The anxiety we feel today is clouding our hope for the future and is the inescapable reality we are facing now. 60% of Americans live paycheck to paycheck1. As we see the revolving political messaging in Washington from either side show little progress to address these issues, more Americans are struggling to have their basic needs met and continue to live less and less comfortably. Many of us no longer dream for a future inhabited by ourselves and our children, but rather dread it. It’s important that we understand this tumultuous period in our history was intentional – it was manufactured by a complex mix of greed by bureaucrats and corporations, neither of which have the best interest of Americans in mind. The reason why we are seeing such little progress is because the power dynamic has been disproportionately placed into the hands of corporate special interests. In fact the culture of prioritizing profit over people has become normal and accepted, however It wasn’t always this way.
The death of the defined-benefit pension plan
Up until the 1970’s-80’s, hardworking families could rely upon an extensive retirement fund which their employer directly contributed to. This fund could satisfy cost of living needs and support the development of generational wealth. However, following the Revenue Act of 1978, major corporations lobbied congress to approve the 401k model, which in turn effectively replaced a more beneficial pension structure. Retirement contributions were shifted upon workers to bare, and the newly established 401k’s were far more volatile and less reliable.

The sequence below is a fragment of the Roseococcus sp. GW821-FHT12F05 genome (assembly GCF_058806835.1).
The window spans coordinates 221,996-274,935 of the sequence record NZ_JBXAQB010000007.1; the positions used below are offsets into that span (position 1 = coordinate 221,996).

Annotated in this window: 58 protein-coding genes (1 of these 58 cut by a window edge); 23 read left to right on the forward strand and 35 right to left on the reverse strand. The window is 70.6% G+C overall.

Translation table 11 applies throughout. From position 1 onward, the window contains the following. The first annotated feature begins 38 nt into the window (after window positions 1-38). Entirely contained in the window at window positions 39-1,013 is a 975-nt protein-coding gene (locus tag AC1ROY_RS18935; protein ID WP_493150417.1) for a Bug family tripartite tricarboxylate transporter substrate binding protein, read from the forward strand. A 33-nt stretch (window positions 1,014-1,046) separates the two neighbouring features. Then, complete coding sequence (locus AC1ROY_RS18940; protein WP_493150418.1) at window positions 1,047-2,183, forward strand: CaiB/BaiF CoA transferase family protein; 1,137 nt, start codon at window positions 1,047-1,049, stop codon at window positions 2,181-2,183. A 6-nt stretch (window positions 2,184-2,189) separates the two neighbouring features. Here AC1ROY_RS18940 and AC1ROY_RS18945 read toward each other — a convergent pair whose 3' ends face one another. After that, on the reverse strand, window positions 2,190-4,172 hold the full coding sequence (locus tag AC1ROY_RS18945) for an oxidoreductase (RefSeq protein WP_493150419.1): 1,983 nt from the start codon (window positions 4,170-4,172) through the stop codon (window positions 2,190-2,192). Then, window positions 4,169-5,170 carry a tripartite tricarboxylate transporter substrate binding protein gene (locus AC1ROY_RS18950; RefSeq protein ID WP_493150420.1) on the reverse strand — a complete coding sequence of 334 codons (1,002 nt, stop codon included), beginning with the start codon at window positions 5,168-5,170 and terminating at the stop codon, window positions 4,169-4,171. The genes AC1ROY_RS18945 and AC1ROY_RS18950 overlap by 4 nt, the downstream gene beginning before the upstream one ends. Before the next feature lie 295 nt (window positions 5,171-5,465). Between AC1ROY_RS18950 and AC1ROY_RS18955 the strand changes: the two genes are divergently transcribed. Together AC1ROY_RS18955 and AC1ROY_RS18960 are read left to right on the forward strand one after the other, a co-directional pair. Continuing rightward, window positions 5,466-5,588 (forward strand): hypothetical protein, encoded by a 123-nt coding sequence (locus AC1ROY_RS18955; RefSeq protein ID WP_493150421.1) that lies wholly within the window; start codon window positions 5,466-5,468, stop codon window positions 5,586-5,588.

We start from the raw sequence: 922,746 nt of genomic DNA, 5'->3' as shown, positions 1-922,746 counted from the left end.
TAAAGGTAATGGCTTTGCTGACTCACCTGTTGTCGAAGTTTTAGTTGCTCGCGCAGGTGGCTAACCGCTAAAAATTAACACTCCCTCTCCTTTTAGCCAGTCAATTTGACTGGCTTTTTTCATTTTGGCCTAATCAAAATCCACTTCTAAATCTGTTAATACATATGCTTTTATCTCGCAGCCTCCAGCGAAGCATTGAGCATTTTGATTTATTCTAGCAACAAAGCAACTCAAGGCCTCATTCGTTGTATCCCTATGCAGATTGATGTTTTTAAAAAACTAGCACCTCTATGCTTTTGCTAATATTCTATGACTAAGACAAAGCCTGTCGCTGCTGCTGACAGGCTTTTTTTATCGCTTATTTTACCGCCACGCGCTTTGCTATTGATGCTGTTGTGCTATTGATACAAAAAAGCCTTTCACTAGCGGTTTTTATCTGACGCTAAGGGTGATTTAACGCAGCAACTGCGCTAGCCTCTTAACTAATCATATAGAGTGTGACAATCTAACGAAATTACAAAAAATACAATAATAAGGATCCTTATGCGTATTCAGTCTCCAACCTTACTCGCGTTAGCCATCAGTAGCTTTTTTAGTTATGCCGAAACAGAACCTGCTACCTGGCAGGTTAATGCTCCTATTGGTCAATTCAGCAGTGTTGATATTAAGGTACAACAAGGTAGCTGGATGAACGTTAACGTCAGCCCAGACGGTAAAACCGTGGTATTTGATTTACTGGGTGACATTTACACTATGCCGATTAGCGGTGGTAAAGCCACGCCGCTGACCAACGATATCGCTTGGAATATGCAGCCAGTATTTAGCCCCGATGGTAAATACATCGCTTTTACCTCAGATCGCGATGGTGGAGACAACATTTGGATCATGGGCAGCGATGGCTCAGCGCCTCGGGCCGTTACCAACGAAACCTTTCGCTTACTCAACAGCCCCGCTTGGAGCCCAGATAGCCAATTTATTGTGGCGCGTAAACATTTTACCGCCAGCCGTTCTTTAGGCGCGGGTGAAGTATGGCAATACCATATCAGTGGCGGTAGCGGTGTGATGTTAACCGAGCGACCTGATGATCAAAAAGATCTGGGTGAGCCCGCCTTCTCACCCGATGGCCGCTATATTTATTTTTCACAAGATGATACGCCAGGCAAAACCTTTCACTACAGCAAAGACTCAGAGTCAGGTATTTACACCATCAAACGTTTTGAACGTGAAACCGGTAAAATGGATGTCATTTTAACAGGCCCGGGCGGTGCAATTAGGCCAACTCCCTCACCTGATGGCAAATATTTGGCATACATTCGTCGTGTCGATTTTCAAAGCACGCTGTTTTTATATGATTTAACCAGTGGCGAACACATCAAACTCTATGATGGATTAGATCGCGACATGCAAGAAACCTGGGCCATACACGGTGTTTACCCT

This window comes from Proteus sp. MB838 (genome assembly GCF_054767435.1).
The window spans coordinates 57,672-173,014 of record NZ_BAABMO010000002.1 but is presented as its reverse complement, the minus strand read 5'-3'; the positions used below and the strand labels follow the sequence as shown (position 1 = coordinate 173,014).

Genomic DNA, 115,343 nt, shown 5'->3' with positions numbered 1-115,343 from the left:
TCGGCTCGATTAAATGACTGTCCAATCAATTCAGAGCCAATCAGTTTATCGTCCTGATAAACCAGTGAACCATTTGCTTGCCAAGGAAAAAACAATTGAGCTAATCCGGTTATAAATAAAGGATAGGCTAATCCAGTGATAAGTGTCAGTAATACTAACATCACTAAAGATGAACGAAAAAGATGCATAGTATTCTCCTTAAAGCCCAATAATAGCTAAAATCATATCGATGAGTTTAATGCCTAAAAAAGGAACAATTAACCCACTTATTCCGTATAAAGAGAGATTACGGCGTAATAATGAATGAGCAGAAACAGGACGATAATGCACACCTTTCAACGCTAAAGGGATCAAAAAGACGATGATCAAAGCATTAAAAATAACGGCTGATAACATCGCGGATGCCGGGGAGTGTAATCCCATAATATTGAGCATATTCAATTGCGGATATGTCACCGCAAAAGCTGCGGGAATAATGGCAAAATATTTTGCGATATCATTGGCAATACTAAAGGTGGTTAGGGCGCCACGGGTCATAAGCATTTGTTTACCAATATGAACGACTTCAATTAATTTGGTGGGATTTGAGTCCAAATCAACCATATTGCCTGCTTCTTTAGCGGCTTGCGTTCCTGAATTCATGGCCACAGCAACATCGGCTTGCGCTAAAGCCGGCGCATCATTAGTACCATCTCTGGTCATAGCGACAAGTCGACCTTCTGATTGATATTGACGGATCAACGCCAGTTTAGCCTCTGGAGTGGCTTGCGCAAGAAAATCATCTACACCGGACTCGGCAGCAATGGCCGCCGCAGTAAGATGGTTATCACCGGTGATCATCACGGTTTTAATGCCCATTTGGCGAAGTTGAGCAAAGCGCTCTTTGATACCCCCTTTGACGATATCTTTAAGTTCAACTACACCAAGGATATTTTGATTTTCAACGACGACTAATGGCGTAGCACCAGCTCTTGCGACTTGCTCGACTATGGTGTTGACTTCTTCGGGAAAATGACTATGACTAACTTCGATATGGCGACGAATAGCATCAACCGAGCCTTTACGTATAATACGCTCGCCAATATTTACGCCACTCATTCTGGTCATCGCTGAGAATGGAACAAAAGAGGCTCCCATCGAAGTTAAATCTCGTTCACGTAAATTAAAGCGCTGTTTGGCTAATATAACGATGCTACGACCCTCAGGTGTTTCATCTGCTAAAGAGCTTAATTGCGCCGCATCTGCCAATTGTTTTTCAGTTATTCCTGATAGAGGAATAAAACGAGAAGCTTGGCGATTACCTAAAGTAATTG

The death of labor
Throughout the 1970’s, employers took greater advantage of previously established legal structures which were hostile to unions (National Labor Relations Act and Taft-Hartley Amendment) to facilitate their demise. This, compounded with economic shifts which took bargaining power away from workers, such as globalized outsourcing and de-industrialization, led to an extreme diminishment of union presence nationwide. This loss of union power has been directly correlated with worsening labor conditions and pay which has largely stagnated in comparison to inflation.
Wide-spread deregulation of corporations through the 70’s, 80’s, and 90’s was present across industries like telecommunications, transportation, energy utilities, and many others. This further enabled various corporations to consolidate market power and engage in monopolistic practices, catalyzing market collapses, harming local economies, disempowering laborers, cheating consumers, and destroying the environment (all the while often delivering a less beneficial and more expensive product).
The staggering wealth disparity of today can partly be attributed to the Supply-Side, or “Reaganomics” policies of the 1980’s, which dramatically reduced taxes for corporations and the most wealthy individuals within society. Legislators and lobbyists justified these policies by arguing that expanding the supply capacity of major corporations through tax cuts would allow wealth to trickle-down to the rest of the economy. In reality, the top 1% merely accumulated that wealth for themselves, siphoning funds away from public programs and plunging the US into deficit and debt.
The death of public assistance
Finally, the onslaught of attacks levied upon public assistance programs and social safety nets through the 1990’s had detrimental impacts. Reductions to welfare programs and public assistance services, as well as the expanded privatization of once-regulated or public industries, exacerbated the harms of our severe economic downturns in recent years.
It does not need to be this way.
By shifting the paradigm of how our legislators operate and the principles which guide them, we can reverse the harms of the last 40 years to build an equitable future which secures the present and future hope of every American, especially among marginalized communities that have been ignored for decades.